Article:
Sub-Saharan Africa (SSA) is looking to boost its natural gas exports over the next eight years, a supply source that could help supplant the loss of Russia’s imports to Europe.

gas supply

The SSA could expand liquefied natural gas (LNG) exports to 60 million metric tons/year (mmty) by 2025 and to another 74 mmty by 2030, according to the Johannesburg-based African Energy Chamber.   

 Members of the European Parliament and government officials recently met with African state energy companies to discuss supply agreements and financial investments. SSA LNG projects have attracted renewed interest, especially as Europe has moved aggressively to reduce its reliance on Russian natural gas since the invasion of Ukraine. 

Europe is aiming to replace a portion of the pipeline imports from Russia with LNG. However, supplies of the super-chilled fuel are forecast to be tight through 2025. Around 60-70% of global LNG supply “is tied up in long-term contracts,” said Poten & Partners’ Jason Feer, global head of Business Intelligence.

“In the meantime, we only see 20 million metric tons of new supply this year, and then 10 mmty from 2023 to 2025,” Feer told NGI. Europe has been in discussions with buyers and sellers across the world to tap into the tight market.

Italian Minister of Foreign Affairs Luigi di Maio visited Qatar, Algeria, Angola and the Democratic Republic of Congo in March to discuss potential gas deals. Italy imported 29 billion cubic meters of pipeline gas from Russia last year. Like other European nations, Italy wants replace Russian imports, said Energy Transition Minister Roberto Cingolani.   

However, here are challenges for SSA’s LNG projects.

“While Europe is looking for additional LNG in the near to medium term, their focus remains very much to transition out of fossil fuels as soon as feasible,” Rystad Energy analyst Kaushal Ramesh told NGI. “Therefore, not all of the large capacity additions planned across SSA will be able to find a long-term home in Europe.”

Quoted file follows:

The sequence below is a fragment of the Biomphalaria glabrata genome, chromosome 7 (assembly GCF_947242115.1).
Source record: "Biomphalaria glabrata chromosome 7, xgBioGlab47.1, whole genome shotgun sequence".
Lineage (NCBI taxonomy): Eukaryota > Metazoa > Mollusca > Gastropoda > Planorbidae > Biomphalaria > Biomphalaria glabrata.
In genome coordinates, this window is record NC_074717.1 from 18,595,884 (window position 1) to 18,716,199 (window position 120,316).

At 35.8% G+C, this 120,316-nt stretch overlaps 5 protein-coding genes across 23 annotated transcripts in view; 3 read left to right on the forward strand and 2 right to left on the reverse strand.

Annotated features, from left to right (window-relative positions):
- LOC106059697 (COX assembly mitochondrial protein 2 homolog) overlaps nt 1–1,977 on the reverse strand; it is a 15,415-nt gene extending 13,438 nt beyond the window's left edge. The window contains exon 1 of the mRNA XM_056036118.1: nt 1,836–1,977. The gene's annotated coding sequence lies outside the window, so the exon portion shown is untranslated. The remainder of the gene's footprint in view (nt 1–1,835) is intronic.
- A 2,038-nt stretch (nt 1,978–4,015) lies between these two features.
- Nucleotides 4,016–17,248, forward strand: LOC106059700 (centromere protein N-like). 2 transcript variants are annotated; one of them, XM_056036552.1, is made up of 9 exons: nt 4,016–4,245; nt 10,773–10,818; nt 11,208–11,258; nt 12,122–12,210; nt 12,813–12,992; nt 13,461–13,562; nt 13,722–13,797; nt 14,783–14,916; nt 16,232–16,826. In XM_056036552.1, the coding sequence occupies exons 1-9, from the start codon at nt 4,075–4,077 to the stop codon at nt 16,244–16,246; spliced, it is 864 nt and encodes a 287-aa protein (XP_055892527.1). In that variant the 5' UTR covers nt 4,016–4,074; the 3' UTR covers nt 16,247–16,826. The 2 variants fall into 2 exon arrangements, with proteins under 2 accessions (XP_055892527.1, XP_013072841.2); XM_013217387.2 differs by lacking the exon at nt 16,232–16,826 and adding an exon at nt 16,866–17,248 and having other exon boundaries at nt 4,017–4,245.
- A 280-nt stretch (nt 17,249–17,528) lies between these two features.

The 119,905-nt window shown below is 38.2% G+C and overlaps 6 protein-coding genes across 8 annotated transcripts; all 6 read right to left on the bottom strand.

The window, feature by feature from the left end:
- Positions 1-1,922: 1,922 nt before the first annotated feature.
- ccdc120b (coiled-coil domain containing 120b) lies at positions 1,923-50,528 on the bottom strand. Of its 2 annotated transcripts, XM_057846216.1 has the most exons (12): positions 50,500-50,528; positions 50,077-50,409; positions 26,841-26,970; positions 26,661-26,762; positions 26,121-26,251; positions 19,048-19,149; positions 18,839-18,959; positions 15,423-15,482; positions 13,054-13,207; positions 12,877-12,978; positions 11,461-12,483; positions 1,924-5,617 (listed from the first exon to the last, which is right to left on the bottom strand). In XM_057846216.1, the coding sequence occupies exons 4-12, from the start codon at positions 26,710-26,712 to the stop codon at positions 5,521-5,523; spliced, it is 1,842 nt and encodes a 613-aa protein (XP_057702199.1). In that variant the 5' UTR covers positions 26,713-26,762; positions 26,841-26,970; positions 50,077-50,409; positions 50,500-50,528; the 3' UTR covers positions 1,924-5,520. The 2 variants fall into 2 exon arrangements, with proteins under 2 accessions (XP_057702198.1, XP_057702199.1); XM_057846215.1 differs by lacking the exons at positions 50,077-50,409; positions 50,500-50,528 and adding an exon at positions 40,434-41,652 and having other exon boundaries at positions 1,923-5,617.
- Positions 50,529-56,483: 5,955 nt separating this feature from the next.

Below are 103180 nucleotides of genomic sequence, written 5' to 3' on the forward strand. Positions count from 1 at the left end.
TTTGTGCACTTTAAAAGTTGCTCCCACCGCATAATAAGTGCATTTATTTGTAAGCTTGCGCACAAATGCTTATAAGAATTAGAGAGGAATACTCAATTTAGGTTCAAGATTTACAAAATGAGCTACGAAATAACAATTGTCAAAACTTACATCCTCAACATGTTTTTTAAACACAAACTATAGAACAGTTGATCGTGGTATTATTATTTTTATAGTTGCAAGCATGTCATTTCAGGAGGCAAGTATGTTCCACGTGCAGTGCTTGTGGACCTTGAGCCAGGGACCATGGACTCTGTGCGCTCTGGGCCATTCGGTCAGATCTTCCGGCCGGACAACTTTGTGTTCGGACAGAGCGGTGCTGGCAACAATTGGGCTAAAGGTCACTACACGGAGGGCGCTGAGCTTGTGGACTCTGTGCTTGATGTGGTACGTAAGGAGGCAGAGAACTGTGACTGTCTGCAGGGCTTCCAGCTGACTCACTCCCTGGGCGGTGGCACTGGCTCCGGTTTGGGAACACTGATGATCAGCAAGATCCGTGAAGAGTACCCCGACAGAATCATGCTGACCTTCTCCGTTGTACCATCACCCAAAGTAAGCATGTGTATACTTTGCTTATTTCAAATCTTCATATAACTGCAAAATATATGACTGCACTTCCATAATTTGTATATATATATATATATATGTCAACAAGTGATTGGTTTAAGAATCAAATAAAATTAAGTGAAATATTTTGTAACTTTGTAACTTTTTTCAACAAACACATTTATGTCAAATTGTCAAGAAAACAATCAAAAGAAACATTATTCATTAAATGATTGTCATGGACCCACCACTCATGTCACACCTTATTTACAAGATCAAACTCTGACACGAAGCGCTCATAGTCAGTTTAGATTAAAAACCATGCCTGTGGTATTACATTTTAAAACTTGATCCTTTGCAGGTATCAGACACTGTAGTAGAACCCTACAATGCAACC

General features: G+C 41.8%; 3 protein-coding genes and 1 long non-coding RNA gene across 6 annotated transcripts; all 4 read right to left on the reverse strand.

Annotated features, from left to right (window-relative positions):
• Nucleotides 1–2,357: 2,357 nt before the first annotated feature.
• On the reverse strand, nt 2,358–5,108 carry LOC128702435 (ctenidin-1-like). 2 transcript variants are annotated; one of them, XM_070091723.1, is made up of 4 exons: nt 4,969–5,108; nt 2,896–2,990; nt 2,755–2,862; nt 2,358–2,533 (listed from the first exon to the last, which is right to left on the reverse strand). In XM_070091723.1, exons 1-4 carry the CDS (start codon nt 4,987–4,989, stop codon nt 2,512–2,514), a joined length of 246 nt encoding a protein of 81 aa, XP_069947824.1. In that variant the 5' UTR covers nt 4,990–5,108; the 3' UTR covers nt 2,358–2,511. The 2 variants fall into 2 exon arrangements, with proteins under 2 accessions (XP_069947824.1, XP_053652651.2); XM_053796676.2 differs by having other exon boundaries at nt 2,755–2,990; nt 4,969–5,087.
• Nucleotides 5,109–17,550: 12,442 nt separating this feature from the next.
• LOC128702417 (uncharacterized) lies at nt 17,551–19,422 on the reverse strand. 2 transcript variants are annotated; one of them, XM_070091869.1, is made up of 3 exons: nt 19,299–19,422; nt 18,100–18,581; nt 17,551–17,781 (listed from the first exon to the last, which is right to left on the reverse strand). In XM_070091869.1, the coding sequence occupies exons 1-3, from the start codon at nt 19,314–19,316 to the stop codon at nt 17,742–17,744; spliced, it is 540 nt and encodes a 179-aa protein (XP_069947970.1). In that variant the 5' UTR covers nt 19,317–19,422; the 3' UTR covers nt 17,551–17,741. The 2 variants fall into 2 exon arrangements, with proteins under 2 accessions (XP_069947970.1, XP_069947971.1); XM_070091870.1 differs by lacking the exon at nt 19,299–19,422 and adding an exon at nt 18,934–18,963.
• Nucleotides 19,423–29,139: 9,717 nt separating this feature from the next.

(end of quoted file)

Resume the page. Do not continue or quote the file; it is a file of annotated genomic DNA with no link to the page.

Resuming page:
Africa must also compete with another top Atlantic Basin supplier, the United States. U.S. LNG projects have more spare capacity. New terminals and expansions in the country are also due to come online more quickly than many SSA projects. The United States pledged last week to send another 15 Bcm of LNG to Europe this year. 

SSA projects also face competition from leading Middle East producers such as Qatar, which have also held recent talks with European buyers.

“In general, the LNG market is now replete with an unexpected boom-time optimism that could result in hopes of large capacity additions despite underlying regional and energy transition-related challenges,”  Ramesh added.  

Political Issues

The SSA region faces political issues as well. For instance, Ramesh said planned capacity additions include the now delayed Mozambique LNG, Rovuma LNG and Tanzania LNG projects. All are in the south Tanzania/North Mozambique region, prone to bouts of violence. 

“These dampen the development outlook due to the risk of construction delays, unless a long-lasting solution Is found,” Ramesh said.

Tanzania expects to recover from its previous problems to benefit from Europe’s renewed interest in their gas reserves. President Samia Suluhu Hassan, in office since March 2021, is luring investors back by amending laws to attract investment.

Equnior ASA and Shell plc are expected to conclude the second phase of negotiations on the Tanzania LNG project by June, according to media reports. The Tanzanian government may allow the LNG project to double production to 15 mmty, with the earliest start-up date now slated for 2030.

Additionally, Mozambique expects to continue with its LNG plans despite a rise in violence among militants with ties to the Islamic State Group. TotalEnergies SE plans to restart work on the project this year after it was put on hold amid violence in 2021. Exports could ultimately begin by 2026. 

Eni SpA’s 3.4 mmty floating LNG vessel Coral-Sul is set to begin exports in October. However, ExxonMobil’s 15.2 mmty Rovuma LNG is not expected to start operations until 2029. 

Angola’s state-owned Sonangol EP, in partnership with BP plc, Eni and TotalEnergies, is developing another $12 billion offshore LNG project.  Meanwhile, Equatorial Guinea’s 3.7 mmty  project on Bioko Island has plans to become a global gas hub, and is in discussions with Cameroon as well, to process additional gas for export as LNG.

Nigeria’s six-train LNG export facility has a capacity of 22.5  mmty, with plans to expand to 30 mmty by adding a seventh train. But the seventh train is not likely to be completed until 2024.

Senegal and Mauritania are also constructing a new LNG export hub as part of the $5 billion Greater Tortue Ahmeyim project to produce up to 30 mmty for domestic use and export.

Overall, the projects are nowhere near close enough to completion to significantly meet Europe’s need for additional supplies. 

“Overall the current outlook is that volumes out of Africa may contribute marginally to alleviate the crisis,” Ramesh said, “but are far from replacing any material proportion of the volumes from Russia.”